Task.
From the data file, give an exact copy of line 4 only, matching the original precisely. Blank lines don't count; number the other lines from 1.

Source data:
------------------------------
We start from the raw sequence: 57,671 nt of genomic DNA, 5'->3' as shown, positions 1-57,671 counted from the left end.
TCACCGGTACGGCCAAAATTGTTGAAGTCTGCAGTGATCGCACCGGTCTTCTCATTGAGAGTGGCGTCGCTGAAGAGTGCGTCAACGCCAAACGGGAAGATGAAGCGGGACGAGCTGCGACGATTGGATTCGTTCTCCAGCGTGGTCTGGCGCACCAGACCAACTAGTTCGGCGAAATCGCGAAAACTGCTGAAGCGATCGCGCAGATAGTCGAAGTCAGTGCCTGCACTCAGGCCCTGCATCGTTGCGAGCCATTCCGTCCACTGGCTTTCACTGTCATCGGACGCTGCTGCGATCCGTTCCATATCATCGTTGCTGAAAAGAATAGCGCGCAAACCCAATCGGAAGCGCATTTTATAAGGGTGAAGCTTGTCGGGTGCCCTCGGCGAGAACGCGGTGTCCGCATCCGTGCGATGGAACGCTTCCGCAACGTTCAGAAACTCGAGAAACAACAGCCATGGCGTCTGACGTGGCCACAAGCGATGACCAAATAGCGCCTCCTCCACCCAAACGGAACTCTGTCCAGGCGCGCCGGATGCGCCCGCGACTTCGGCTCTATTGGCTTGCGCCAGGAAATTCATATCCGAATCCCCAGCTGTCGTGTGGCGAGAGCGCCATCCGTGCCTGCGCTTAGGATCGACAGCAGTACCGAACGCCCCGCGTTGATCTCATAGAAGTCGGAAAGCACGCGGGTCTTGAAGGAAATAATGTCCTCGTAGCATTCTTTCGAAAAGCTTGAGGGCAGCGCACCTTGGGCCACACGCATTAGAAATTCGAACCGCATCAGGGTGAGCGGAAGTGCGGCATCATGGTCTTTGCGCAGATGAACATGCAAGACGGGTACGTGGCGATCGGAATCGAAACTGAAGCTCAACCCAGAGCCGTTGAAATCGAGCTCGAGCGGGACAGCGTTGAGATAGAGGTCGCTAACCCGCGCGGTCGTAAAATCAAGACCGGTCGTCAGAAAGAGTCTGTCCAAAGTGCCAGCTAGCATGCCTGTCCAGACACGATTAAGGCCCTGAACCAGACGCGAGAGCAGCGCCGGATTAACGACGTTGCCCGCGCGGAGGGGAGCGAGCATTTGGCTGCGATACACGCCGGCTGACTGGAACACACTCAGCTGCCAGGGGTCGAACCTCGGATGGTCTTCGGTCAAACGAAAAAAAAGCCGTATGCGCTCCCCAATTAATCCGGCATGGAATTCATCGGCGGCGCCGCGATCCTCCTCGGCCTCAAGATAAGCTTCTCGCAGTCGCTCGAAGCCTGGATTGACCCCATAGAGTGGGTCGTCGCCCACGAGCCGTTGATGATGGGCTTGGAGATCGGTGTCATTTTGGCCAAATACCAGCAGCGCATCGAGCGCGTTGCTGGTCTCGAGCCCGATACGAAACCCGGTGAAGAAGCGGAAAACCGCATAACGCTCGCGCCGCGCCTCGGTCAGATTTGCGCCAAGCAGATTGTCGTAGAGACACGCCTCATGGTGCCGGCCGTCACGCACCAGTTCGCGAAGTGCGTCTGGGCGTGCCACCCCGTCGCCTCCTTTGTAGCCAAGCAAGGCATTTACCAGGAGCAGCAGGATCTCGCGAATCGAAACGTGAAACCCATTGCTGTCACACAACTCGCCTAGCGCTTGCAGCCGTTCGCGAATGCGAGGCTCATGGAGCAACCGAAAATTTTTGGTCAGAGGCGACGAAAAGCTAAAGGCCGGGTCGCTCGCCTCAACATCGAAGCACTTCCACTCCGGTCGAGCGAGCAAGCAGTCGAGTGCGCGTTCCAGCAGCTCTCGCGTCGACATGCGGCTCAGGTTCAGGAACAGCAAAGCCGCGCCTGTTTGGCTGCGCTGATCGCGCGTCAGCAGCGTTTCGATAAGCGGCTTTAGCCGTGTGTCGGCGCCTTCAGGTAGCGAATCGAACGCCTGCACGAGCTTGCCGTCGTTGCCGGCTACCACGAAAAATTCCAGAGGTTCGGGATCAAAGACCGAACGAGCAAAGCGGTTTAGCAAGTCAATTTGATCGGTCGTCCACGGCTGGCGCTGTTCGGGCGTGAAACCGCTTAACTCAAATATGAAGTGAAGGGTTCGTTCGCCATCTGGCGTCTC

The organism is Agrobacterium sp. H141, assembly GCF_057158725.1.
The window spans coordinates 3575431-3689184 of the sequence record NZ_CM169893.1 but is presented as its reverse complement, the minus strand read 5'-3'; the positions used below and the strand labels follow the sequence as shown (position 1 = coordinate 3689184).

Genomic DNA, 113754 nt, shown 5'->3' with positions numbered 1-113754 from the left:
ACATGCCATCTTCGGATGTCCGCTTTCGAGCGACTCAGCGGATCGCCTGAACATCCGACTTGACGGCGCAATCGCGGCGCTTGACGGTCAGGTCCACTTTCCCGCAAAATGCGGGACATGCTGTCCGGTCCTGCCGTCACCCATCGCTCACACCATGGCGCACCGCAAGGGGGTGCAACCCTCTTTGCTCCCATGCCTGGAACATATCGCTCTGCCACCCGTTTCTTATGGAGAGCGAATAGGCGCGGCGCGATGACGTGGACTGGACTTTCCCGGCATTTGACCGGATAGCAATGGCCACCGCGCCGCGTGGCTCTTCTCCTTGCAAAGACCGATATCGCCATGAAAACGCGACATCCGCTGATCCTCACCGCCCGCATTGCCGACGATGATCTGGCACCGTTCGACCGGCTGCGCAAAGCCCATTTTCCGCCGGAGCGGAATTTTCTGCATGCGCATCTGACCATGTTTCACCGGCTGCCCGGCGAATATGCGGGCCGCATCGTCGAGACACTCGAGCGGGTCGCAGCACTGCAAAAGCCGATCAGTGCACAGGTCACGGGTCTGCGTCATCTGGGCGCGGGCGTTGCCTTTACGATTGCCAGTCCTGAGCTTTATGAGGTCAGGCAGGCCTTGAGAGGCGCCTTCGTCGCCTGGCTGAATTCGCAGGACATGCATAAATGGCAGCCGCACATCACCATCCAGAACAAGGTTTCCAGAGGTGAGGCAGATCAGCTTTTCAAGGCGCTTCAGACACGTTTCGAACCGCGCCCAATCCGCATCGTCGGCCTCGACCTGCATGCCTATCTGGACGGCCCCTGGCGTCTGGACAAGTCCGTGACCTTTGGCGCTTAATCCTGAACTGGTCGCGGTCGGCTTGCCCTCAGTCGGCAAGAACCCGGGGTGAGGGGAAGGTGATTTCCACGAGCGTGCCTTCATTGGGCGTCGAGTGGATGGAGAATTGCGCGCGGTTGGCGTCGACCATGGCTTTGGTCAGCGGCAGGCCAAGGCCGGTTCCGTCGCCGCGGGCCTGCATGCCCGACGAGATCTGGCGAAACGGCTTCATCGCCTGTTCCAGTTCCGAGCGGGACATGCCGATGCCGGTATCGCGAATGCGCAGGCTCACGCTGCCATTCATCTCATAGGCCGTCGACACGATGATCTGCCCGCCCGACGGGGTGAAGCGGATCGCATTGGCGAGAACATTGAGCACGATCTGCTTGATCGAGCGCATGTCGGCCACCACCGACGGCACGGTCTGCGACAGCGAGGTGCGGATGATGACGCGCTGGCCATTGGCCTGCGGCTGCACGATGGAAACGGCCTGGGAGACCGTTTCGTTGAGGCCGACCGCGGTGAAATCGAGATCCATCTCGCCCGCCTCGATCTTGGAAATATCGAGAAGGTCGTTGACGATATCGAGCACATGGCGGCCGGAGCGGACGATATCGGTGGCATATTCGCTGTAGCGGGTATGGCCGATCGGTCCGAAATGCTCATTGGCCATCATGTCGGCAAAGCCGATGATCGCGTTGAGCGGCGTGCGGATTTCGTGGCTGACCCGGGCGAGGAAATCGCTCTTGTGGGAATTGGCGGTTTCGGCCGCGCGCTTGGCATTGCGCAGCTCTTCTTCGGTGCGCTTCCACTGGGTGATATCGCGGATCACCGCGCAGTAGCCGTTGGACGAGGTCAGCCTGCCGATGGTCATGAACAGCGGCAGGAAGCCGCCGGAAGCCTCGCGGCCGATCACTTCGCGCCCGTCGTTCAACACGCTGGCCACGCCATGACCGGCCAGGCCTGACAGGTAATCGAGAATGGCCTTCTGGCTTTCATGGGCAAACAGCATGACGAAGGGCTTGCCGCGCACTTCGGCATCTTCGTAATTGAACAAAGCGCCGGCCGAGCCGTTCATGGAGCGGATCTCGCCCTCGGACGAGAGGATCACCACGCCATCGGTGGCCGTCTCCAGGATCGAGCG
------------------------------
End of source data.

The window spans coordinates 3575431-3689184 of the sequence record NZ_CM169893.1 but is presented as its reverse complement, the minus strand read 5'-3'; the positions used below and the strand labels follow the sequence as shown (position 1 = coordinate 3689184).